The inspiring novels that have left a significant mark on the world of literature and popular culture.
Before the novel, the world of books was dominated by scientific tomes, religious tracts and histories of the victorious in war. There had been stories and epic poems from ancient times – Homer’s ‘Ilia’ and ‘Odyssey’ recounted ancient Greece, and ‘Sir Gawain and the Green Knight’ was a chivalric romance in Middle English, but it was not until the seventeenth century, when the European middle classes had money and leisure, that anything so frivolous as a novel could be sold for entertainment.
Colin Salter traces the evolution of the novel from the earliest examples through to the postmodernist best-sellers of the 21st century. Rather than dwelling too long on the technical nuances of innovative writing style he has amassed 100 of the greatest novel writers and chosen their most significant work.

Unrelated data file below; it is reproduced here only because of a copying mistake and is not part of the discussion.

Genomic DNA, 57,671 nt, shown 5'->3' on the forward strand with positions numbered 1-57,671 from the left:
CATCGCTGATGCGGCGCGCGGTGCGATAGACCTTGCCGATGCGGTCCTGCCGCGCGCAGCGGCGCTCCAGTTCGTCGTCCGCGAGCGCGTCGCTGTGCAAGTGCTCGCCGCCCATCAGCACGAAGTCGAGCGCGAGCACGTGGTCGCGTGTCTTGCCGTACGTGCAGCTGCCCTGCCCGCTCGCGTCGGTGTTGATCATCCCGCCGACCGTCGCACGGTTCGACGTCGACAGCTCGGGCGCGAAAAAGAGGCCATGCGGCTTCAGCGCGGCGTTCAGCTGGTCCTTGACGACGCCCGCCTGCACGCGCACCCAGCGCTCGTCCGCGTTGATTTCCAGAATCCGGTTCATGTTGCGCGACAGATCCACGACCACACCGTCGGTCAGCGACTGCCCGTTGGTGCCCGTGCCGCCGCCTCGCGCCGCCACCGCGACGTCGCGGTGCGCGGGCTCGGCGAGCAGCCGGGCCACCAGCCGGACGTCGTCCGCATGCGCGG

For writers such as Herman Melville, James Joyce or Harper Lee the decision is not a difficult one. For Charles Dickens, Salman Rushdie and Margaret Atwood, the choice is perhaps more difficult.
Following the style set with previous books in the 100 series, most notably 100 Children’s Books and 100 Science Discoveries, each author is given a concise biography and their major novel analysed and then set in context with their other published work.
Readers can become ridiculously well-read in 224 pages.